From Humble Beginnings to the Supreme Court: The Life and Legacy of Ruth Bader Ginsburg
Written by Tea Vasha
A daughter, a student, a wife, a mother and a Supreme Court Justice…
The news about Ruth Bader Ginsburg’s death made the tour of the world, commemorating her with various articles on her incredible journey form her childhood in Brooklyn to law school and the challenges she faced being a female lawyer, and then her appointment in the Supreme Court. A “revolutionary” for her time, a fighter for gender equality, and the voice of reason in many contradictious cases. Who was Ruth Bader Ginsburg, what were some of the key moments of her career and what is her legacy?
Becoming a Supreme Court Justice
Born in 1933 in a low-income, working class family in Brooklyn, New York, Ruth found inspiration in the selflessness and sacrifices of her mother, Cecilia Bader, who in order to support her brother’s education, gave up hers and worked in a factory instead. When asked what motivated her to fight for everyone’s ability and freedom to pursue their talent, Ruth Bader Ginsburg singled out the idea of seeking independence. Unfortunately, her mother passed away the day before her high school graduation and was unable to witness her daughter’s many achievements.
During her studies at Cornell University, where she graduated first in her class, Ruth Bader met Martin Ginsburg, who she married in 1954. Life as a couple did not start easy as Matin was drafted into the military while Ruth was pregnant with their daughter. After his return, Ruth and Martin both attended Harvard Law School. This period also had its challenges as Martin, who was fighting cancer, was unable to attend his classes. Under these conditions, Ruth, a mother and student herself, also attended Martin’s classes and took notes for him. Moreover, she became the first female to become a member of the Harvard Law Review. However, she had to transfer to Columbia Law School in New York after her husband landed a position as a lawyer in a firm there.
Despite being a top student, as a woman, she received harsh judgements when seeking employment in her field. Nevertheless, she climbed in her career step by step, helping set the path for other women. Ruth Bader Ginsburg was the first female tenured professor at Columbia University, the director of the Women’s Rights Project of the American Civil Liberties Union. Finally, and was appointed a Supreme Court Justice by President Bill Clinton in 1993, being only the second female to hold this position.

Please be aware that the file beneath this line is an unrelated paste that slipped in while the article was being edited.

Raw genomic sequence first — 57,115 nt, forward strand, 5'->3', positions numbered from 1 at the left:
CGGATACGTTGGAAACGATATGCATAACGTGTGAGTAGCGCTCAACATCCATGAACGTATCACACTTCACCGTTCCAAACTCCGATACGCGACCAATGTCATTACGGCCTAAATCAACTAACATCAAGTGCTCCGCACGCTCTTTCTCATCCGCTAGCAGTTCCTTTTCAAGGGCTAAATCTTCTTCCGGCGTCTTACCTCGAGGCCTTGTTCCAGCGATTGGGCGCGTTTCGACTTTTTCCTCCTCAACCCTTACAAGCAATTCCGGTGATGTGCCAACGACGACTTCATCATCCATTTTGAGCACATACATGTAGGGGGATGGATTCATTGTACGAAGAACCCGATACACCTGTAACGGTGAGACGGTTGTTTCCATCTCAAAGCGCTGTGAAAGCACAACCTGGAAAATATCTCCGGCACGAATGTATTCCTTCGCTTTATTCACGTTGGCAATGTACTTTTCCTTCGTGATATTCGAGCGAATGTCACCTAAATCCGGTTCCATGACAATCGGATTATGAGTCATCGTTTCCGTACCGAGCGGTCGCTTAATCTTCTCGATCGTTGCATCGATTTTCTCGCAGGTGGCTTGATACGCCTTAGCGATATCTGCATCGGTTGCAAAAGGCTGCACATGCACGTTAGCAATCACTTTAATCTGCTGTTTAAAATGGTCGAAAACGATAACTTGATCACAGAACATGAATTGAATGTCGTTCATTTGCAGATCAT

Two Landmark Cases on Gender Equality
Weinberher v. Wiesenfeld, 420 U.S. 636 (1975)
Ruth Bader Ginsburg was an advocate for equality between everyone, and this can be seen in her position in the Weinberher v. Wiesenfeld case. When the wife, who was the primary income earner in the family, passed away during childbirth, her husband applied for Social Security benefit. However, he found that only widows and not widowers were eligible to apply for this benefit. Ruth Ginsburg went to court on his behalf, and argued that the law contributed to the creation of stereotypes on the role of mother and father, therefore making it unconstitutional. She further argued that this only kept “women not on a pedestal, but on a cage”. The relevance of this case is still important today, as preconceived notions of women as caregivers and men as bread earners, are still very persistent.
United States vs. Virginia, 518 U.S. 515 (1996)
The Virginia Military Institute had a policy of only accepting men, which was a way of discrimination based on sex. When the case was brought before the Supreme Court, Justice Ginsburg pointed out the unconstitutionality of this rule. At the end, she was able to convince all other justices except one — Justice Scalia — to take her position. She argued that “state actors my not close entrance gates based on fixed notions concerning the roles and abilities of males and females.” This landmark decision provided a powerful message that helped raise awareness and undermine these fixed stereotypical views on men and women.
Coming from humble beginnings, being determined to receive an education and become a lawyer, and gradually advancing in her career, Ruth Bader Ginsburg was an inspiring example for women around the world. Advocating for equal citizenship, she contributed to advancement on women’s rights in terms of education, career options and everyday life. Despite the direct and immediate impacts that her most significant court decisions had in the American society, her life and career serve as an inspiration for women around the world to continue fighting for their rights to receive an education, be represented in government, and act as decision-makers in their own lives.